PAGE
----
The Avett Brothers – Ten Thousand Words
I consider myself to be an average reader. I read more books than some and less than others. The ones that I tend to gravitate towards usually have something to do with God, the church, theology and sometimes all the above. Right now, I’m in the middle of four books and each one is a worthwhile read. So I thought I would share them with you.
The Case for Faith by Lee Strobel is one that I am reading with students. It is basically a straight forward apologetic for the Christian faith, but written in a slightly more engaging style than your average apologetics. Strobel (a former journalist) takes to the road and interviews various experts on the big objections people have to Christianity. So it has the feel of a narrative while providing some solid answers to questions. Over time, I’ve been less and less compelled by the modernist approach to defending the faith (I tend to see apologetics as being more helpful for the already convinced than the skeptic), but there are some worthwhile observations here. What I’ve loved most is that the students (and not a few adults) seem to be really engaged by it. If you need a reminder that Christian faith actually stands up to reason, then you might find this relatively easy read helpful.
I meet with a group of men on Monday mornings, and the book we are wading through right now is a collaboration between Richard Foster and Gayle Beebe entitled Longing for God: Seven Paths of Christian Devotion. This one was something of a surprise. Judging both by the cover (which of course we should never do) and by the title, I was thinking this was going to be of the more “touchy-feely” variety. Well, it’s not. The strategy of the book is to look back on the history of the church and highlight the contributions various saints have made to Christian spirituality. It is something of a unique book in that it doesn’t read like a popular treatment of these men and women, nor it read like a college text. It finds the happy middle-ground of helpful summary, critique, and application. If you find yourself woefully ignorant of the major figures in church history (and let’s be honest, most of us are), then this serves as a wonderful introduction to and distillation of their thought and practice.
N. T. Wright is a name that I’ve mentioned maybe once or a hundred times around here. By all accounts, Wright is one of the most influential New Testament scholars alive today. He is strongest when he is shedding light on first-century Jewish beliefs and practices and how that impacts our understanding of Jesus and the communities from which the New Testament emerged. He is about half way through an extraordinarily ambitious multi-volume New Testament theology. However, one of the things I appreciate about Wright is that he takes nearly all of his scholarly work and attempts to make it accessible to a broader audience. Such is the case with Surprised by Hope. It is a more readable version of The Resurrection of the Son of God in which Wright ever so slowly wades through what the New Testament teaches about life after death, life after life after death, and so on. Not the first book I would pick up by Wright, but it wouldn’t be the worst introduction to his thinking either.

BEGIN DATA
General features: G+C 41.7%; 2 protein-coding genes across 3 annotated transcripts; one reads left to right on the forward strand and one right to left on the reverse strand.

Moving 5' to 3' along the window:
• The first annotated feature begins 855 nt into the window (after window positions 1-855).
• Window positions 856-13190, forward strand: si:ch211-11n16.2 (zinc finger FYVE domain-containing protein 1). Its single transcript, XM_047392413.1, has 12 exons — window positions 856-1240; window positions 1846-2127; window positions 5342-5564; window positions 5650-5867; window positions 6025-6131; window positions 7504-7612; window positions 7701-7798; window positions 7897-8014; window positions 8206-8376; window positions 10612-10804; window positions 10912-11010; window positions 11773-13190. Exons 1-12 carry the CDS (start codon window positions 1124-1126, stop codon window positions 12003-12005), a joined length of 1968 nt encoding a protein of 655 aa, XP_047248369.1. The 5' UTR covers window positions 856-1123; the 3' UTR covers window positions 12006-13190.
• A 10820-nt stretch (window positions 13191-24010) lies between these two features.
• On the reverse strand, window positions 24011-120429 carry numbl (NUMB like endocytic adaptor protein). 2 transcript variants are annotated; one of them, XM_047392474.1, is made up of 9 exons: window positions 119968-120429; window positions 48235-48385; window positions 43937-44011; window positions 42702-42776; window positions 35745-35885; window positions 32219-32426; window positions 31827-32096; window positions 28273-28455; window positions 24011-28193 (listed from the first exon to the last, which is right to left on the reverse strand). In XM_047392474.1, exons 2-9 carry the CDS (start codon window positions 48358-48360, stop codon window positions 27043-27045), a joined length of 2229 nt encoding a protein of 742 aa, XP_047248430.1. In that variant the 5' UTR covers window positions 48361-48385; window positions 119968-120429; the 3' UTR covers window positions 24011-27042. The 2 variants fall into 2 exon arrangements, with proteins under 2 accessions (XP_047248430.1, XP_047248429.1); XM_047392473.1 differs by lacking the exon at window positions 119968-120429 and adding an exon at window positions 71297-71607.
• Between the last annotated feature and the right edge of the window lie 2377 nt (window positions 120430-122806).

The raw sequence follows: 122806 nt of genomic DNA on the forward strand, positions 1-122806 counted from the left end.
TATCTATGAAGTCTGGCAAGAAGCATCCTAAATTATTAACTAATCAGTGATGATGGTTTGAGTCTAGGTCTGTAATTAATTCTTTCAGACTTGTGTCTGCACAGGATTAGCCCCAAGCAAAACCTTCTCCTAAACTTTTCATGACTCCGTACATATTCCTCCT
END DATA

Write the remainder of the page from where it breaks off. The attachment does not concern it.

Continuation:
This one is called Three Views on the New Testament Use of the Old Testament, and to borrow a phrase from the students I work with “that’s my jam.” This book is one of a series of books in the Counterpoints Series. The idea is simple enough. Take a biblical subject that has a variety of views (and what biblical subject doesn’t?) and let a leading proponent of each view take a whack at it – and then a whack at each other. It is as close as one comes to a theological cage match. Anyway, the Old Testament in the New is something with which I have more than a passing familiarity, and this volume lays out the issues and the options with great clarity. On a side note, I realize that this topic is probably intensely boring to 99.99% of Christ-followers, but I could make a pretty strong case for it being one of the key building blocks for our understanding of what the Scriptures are and the authority they are supposed to have in our lives.
Alright, so there it is. If you have read or later read any of these books, I would love to hear your thoughts about them.